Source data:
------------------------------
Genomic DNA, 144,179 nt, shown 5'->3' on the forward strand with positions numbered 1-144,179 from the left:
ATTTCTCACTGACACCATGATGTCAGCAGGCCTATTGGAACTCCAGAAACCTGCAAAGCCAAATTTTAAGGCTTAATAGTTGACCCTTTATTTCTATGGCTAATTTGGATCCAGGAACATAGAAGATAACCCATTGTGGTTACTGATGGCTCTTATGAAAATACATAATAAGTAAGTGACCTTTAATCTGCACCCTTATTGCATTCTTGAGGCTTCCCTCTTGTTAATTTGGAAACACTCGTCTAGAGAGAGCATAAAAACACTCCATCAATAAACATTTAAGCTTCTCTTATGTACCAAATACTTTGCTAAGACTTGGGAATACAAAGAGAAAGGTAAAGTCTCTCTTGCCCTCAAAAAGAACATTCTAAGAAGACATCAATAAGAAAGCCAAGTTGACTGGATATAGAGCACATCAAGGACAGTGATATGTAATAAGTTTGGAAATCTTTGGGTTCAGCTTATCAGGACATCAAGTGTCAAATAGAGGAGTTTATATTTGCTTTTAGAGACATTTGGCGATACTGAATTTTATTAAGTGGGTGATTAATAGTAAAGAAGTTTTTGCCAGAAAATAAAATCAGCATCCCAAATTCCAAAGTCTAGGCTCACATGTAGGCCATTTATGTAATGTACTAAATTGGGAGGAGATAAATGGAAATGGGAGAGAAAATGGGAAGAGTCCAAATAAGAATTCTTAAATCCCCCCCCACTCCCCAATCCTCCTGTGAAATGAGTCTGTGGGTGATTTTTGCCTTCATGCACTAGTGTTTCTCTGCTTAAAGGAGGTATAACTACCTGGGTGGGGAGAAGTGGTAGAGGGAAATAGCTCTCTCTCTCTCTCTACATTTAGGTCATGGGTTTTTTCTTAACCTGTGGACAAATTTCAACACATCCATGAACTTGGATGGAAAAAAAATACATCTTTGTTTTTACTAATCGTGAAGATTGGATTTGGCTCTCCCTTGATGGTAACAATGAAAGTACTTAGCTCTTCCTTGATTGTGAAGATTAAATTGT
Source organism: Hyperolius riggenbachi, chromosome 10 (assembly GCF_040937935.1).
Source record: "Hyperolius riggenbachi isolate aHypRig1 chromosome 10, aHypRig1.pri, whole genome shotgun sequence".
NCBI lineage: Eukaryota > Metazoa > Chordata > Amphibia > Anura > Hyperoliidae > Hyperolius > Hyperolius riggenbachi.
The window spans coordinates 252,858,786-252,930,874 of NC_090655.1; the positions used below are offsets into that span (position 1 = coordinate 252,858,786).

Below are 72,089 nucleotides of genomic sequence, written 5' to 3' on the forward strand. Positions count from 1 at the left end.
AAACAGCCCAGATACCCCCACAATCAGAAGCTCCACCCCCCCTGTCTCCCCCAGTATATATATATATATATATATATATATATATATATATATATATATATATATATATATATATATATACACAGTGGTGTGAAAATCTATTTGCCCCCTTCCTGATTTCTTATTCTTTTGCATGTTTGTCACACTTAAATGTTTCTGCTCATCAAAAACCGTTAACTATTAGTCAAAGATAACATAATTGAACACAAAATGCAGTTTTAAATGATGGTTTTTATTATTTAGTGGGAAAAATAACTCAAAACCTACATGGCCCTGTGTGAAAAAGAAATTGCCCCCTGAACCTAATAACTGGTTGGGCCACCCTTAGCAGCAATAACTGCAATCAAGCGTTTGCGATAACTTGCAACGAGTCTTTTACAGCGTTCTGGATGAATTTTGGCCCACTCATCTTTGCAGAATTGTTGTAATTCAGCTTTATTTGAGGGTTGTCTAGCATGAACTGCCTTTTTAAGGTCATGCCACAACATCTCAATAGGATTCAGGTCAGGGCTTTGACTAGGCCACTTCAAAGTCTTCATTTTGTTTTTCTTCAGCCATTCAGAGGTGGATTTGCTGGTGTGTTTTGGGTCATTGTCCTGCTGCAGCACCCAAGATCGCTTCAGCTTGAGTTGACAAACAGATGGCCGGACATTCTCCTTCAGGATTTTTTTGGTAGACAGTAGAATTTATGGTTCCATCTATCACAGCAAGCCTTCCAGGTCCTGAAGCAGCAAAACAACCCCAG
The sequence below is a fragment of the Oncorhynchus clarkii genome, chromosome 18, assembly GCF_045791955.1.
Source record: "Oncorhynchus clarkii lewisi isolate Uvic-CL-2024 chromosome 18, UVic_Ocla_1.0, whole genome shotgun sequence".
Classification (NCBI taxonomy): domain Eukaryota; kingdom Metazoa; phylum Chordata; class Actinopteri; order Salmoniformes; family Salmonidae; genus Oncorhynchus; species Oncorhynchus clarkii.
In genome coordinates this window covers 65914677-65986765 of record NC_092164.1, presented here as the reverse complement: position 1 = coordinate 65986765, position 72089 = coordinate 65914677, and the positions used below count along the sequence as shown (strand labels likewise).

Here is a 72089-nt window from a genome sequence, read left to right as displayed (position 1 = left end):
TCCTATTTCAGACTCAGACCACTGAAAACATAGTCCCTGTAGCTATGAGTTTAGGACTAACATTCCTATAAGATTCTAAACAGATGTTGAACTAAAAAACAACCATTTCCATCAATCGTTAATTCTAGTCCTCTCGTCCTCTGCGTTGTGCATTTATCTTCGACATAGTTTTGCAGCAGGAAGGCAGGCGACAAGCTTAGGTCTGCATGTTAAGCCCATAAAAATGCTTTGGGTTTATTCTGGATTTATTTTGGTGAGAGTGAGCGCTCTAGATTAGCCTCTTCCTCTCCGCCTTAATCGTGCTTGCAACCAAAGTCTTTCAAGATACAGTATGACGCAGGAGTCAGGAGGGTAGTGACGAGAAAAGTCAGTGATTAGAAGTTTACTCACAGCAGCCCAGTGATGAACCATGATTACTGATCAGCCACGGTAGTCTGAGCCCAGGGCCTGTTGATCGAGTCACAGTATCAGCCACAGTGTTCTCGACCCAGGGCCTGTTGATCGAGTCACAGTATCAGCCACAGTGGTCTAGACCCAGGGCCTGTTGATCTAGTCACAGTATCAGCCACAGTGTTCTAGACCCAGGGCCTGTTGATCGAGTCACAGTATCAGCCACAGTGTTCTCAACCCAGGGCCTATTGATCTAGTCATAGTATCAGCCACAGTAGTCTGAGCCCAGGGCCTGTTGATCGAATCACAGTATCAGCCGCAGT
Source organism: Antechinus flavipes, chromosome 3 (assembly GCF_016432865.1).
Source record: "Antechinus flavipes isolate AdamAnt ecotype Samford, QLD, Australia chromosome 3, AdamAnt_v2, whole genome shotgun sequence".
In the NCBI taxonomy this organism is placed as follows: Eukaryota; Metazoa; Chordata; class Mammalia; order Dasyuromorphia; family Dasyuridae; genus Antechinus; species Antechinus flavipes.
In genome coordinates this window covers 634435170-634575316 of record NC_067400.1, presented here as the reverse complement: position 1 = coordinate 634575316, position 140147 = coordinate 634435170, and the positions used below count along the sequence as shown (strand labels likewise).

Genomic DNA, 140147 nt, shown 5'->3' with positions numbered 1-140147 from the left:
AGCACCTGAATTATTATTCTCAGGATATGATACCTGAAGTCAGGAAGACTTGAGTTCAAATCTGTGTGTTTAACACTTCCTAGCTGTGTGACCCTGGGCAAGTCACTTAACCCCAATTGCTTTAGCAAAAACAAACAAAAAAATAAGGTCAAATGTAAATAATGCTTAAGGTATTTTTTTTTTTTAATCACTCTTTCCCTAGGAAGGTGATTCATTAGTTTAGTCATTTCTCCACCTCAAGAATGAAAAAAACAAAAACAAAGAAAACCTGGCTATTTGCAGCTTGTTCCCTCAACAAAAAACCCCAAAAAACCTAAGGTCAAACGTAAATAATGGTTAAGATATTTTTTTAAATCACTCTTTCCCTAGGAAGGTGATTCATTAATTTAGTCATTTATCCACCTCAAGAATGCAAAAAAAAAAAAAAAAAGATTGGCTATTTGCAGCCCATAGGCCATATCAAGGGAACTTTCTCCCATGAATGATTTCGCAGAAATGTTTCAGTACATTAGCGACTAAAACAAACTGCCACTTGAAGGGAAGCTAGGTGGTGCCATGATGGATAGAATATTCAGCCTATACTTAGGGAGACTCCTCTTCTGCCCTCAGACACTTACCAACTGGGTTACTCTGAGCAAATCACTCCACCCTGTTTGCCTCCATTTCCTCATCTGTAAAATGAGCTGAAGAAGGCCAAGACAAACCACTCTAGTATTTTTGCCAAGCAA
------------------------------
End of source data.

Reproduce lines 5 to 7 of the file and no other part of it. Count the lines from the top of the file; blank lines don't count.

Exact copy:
NCBI lineage: Eukaryota > Metazoa > Chordata > Amphibia > Anura > Hyperoliidae > Hyperolius > Hyperolius riggenbachi.
The window spans coordinates 252,858,786-252,930,874 of NC_090655.1; the positions used below are offsets into that span (position 1 = coordinate 252,858,786).

Below are 72,089 nucleotides of genomic sequence, written 5' to 3' on the forward strand. Positions count from 1 at the left end.